Does Leland Sklar have chops?

Playing bass isn’t about having chops; it’s about knowing how to use them

By Jon Liebman
June 10, 2022

A lot of people think being a great bass player requires massive chops, in order to display fiery, dazzling displays of bass greatness.

Having chops is important. But what’s even more important is knowing when and how to use them.

What are “chops,” anyway?

In my view, the word “chops” can be defined in more than one way. The most common definition generally refers to the ability to play a lot of notes really fast. 

Another way of defining chops, I say, is being dependable, having the skills to lay down a solid, feel-good bass line, consistently, and knowing how to give the music just what it needs. This second definition could also include having the discipline of knowing when to hold back if necessary, even if the bassist can play “a lot of notes really fast.” 

When you’re learning bass, do you get excited, imagining yourself blazing through some burning, chops-infused fusion solo, like Stanley Clarke or Jaco Pastorius? Or maybe an explosive, jaw-dropping slapping groove, like Louis Johnson or Victor Wooten?

There’s nothing wrong with having fantasies like those. If that’s what you’re going for, power to you.

But do you think you have to have those kinds of crazy chops to be a good bass player? If so, well, think again.

You need bass chops, but not in the way most people think

I’m not saying you don’t need solid technique and strong proficiency on the bass. I’m saying that even if you don’t have Victor Wooten/Billy Sheehan/Stu Hamm/Jaco-type chops, you can still be a damn good bass player.

A lot of people have the wrong idea about what it means to have chops. If you can play “a lot of notes really fast,” well, good for you. But that’s not what being a bass player is about. And that’s not what’s needed or expected from you. Your job as a bass player is to lock in with the drummer, set the foundation for the band, and make the music feel good. Anyone who can do that really well is a great bass player. The soloing and the flashy stuff is cool, but it’s an added feature and, dare I say, it’s really not necessary.

What about Leland Sklar?

Do you think Leland Sklar has chops? Well, I can tell you, first-hand, that he does. I’ve seen him many times in non-performing situations, just fooling around or warming up, and yes, Leland’s got plenty of chops. Can he play a lot of notes really fast? You bet he can! But that’s not what he’s known for. He’s known for playing the bass, giving the music what it needs. The reason he’s played on so many thousands of records is because of the mantra he’s always citing: “Serve the song.” The fact that he’s never taken a solo on a record is actually a badge of honor for Leland. He’s proud of that. Rarely will he pull out the fancy stuff, and when he does, it’s only because, well, it serves the song.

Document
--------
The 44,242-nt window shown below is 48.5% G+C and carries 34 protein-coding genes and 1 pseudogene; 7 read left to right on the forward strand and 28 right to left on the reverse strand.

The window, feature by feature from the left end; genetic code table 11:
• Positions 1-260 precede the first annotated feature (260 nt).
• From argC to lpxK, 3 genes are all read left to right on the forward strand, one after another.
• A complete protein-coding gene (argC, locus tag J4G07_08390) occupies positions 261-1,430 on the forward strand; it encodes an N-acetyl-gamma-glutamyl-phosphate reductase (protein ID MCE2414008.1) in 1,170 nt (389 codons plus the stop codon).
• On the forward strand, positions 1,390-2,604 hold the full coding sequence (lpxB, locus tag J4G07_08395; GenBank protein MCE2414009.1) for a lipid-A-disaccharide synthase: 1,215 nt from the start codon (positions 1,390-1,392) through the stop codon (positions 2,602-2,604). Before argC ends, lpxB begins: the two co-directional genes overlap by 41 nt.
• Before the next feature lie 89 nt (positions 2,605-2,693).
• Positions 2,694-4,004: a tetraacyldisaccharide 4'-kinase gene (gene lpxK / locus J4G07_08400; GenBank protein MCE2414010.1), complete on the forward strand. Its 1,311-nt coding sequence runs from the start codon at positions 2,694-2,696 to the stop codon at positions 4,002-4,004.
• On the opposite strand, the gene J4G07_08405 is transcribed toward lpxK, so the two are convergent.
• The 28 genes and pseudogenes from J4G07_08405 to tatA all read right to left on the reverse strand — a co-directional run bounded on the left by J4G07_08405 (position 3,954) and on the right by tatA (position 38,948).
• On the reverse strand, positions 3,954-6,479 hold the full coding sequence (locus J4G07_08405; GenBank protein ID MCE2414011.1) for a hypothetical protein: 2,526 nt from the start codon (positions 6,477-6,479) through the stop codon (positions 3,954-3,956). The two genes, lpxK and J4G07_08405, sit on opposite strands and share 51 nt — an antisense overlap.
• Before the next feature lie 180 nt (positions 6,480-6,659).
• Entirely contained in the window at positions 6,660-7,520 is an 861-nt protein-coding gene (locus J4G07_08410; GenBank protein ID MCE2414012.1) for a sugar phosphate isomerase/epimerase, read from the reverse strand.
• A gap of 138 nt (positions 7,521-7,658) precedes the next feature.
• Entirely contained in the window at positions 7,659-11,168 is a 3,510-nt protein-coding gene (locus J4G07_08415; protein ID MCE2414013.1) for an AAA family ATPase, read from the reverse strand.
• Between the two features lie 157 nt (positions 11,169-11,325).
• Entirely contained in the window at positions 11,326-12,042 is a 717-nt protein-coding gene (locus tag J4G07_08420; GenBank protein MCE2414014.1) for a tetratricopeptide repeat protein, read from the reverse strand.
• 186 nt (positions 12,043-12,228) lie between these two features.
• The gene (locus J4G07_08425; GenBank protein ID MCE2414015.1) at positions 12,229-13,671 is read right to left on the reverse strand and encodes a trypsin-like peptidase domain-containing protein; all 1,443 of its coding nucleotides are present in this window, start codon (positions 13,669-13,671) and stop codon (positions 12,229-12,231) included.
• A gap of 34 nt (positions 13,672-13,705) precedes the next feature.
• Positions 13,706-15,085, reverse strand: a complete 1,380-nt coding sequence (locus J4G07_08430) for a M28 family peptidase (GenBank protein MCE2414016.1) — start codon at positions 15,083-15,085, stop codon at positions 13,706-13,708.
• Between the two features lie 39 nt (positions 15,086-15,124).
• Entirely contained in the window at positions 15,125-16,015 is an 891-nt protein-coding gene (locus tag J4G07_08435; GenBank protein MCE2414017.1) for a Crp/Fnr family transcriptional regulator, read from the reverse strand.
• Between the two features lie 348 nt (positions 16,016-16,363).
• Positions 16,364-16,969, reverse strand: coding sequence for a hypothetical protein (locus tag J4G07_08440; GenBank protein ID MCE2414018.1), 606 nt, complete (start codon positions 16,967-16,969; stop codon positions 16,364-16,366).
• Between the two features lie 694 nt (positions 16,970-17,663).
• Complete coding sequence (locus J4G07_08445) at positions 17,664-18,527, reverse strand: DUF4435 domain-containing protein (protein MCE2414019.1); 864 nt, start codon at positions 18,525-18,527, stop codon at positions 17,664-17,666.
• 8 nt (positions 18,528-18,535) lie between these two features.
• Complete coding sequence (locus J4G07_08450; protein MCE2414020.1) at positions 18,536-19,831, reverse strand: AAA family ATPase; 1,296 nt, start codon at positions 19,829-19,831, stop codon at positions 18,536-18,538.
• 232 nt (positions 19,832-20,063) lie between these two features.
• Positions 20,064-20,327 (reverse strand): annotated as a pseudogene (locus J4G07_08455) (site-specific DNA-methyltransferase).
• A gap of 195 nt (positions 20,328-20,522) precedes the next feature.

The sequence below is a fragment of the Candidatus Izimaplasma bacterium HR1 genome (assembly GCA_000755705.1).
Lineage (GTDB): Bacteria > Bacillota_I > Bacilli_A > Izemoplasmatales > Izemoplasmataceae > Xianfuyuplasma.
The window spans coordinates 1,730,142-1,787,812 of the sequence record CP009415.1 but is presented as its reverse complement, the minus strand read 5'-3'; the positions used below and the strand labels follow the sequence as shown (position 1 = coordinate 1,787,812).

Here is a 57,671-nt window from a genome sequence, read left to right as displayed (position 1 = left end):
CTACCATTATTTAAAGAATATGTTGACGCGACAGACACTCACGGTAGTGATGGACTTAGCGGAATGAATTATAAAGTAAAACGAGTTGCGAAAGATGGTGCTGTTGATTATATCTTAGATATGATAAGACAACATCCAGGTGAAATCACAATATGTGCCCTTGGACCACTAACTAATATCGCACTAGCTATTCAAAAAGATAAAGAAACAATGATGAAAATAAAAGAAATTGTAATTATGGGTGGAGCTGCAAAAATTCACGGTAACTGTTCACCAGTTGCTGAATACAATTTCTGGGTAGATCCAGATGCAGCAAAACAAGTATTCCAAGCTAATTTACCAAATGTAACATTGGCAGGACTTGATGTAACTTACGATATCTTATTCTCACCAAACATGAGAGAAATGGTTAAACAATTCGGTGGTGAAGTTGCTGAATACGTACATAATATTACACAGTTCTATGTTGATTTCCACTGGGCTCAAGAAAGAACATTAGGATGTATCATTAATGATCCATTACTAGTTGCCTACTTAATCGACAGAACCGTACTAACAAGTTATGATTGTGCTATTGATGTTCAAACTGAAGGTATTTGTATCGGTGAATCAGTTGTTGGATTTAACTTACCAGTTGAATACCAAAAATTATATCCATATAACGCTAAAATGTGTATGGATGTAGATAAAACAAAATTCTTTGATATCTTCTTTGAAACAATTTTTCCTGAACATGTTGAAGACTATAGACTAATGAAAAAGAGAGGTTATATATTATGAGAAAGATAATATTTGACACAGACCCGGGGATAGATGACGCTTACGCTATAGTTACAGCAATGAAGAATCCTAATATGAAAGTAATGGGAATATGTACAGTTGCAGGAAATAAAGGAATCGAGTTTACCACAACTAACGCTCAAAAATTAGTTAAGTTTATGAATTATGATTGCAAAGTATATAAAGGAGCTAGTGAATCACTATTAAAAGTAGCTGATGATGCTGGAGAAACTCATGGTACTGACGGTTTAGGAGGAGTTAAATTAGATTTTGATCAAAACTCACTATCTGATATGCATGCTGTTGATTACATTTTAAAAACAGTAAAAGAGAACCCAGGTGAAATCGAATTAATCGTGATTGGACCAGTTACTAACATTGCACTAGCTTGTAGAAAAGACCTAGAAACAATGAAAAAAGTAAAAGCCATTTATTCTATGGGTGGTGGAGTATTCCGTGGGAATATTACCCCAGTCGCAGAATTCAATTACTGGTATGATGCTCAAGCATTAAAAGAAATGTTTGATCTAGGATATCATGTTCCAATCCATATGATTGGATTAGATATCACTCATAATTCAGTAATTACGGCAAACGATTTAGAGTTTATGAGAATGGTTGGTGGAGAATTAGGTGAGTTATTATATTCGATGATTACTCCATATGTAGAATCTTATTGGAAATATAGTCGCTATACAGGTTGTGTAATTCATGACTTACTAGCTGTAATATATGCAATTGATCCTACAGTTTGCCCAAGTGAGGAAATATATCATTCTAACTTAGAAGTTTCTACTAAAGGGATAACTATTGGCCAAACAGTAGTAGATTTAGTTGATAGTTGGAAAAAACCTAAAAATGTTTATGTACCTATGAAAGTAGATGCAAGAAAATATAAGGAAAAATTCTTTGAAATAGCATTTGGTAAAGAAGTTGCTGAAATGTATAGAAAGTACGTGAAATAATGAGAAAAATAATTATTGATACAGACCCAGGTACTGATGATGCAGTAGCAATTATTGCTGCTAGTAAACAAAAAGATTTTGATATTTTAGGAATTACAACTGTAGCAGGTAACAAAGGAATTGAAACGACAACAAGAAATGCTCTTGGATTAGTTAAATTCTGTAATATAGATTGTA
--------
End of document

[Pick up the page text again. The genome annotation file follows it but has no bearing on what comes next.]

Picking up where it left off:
How a lack of chops can make you more creative

I got to thinking about all this during my recent conversation with bassist and multi-instrumentalist Nelson Montana, published as this week’s FBPO interview. Having done a lot of sideman work over the years, Nelson is now known mainly as a solo artist and a YouTuber. He spends a lot of time in his home studio, laying down not only bass tracks, but drums, guitar, strings, etc. Having put himself into that environment has done a lot for his overall musicianship. “It allowed me to have my own focus and my own vision,” he says.

Nelson happens to play a lot of instruments, somewhere around eleven, at last count. But is he a virtuoso on all of them? No! Ironically, he says, the lack of ability (i.e., lack of chops) he has on some instruments has actually enabled him to make better music.

“On some instruments, I’m limited,” he says. “I know that. But in a way, the limitation is interesting because it forces you to be more artistic.”

I found that statement intriguing. When you think about it, it makes total sense.

“Instead of relying on your licks,” Nelson says, “which we know a lot of guys tend to do, or your chops, whatever it might be, it’s like, ‘I’ve gotta make music.’”

The more I listened to him, the more I realized what a profound concept he was describing, and how it’s so often overlooked.

“To write string lines,” he says, “you need two fingers. You don’t need to be Oscar Peterson to make music. So just make music. That’s the thing.”

In the end, it’s about the music. Always.

When you have a narrow scope to start with, it forces you do as much as you can with what you have. If you don’t have a lot of chops – in the way most people describe them – you can still be really good at making music. I’d even go so far as to say you can be more creative when you don’t apply (traditionally-defined) chops to your playing.

In other words, you don’t have to be a virtuoso to be a great musician. Nelson hit it right on the head.